- The Washington Times - Wednesday, September 26, 2012

ANALYSIS/OPINION:

It has become abundantly clear to everyone watching professional football that the game is being compromised by the replacement referees (“With replacement officials, NFL has become a joke,” Web, Tuesday). They simply do not have the skill to enforce the rules of the National Football League. The players realize they can break the rules and get away with it. As a result, more injuries will occur. Accordingly, player safety has emerged as a major concern related to the negotiating impasse between the NFL and the striking referees.

In stark contrast with the manner with which NFL commissioner Roger Goodell acted in adjudicating the New Orleans Saints bounty scandal, here the league has dragged its feet in negotiating a new collective bargaining agreement with its referees. In a league with $9 billion in annual revenue, the difference between the NFL and referees association compensation packages sits at a relatively paltry $45 million. Pension reform and “standby” referees are points of contention but should not prove insurmountable hurdles to an agreement. The ultimate questions should be: What is a player’s safety worth, and how much does the league value fan confidence in the outcome of its games?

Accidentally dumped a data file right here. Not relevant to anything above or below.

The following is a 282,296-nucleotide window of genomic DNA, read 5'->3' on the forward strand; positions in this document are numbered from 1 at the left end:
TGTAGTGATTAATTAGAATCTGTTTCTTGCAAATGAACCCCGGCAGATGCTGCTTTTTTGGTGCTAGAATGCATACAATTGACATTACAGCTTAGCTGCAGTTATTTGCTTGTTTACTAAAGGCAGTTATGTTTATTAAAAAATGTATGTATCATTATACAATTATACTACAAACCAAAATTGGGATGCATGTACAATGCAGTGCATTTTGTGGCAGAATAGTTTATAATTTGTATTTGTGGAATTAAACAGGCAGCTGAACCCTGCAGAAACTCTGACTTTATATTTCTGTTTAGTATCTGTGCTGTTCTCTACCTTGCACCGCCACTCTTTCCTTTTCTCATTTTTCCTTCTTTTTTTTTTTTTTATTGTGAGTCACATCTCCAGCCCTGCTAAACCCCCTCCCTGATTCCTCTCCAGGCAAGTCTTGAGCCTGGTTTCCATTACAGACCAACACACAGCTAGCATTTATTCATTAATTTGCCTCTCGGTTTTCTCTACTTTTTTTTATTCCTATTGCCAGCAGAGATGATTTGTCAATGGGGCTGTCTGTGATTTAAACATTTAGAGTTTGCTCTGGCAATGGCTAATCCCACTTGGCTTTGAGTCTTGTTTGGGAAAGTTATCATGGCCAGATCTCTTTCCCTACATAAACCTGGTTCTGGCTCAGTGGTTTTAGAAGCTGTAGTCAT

The league’s popularity is at an all-time high and the NFL would be foolish not to reach an agreement soon, before long-term damage to the sport is done and league revenues begin to decrease. After all, the players association and NFL were “far apart” on key negotiation points a couple weeks before the scheduled start of training camp last year, but they came to an agreement very quickly when the threat of losing regular season games became a reality. If fans express their unhappiness with decreased attendance and decreased TV viewer ratings and league-wide revenue suffers as a result, you can rest assured that this impasse will end just as quickly as that one did.

If the integrity of the game is truly important to the NFL, the owners and Roger Goodell will find a way to get their best referees back on the field.

RYAN MORGAN

CEO, Morgan Advisory Group LLC

Carefree, Ariz.

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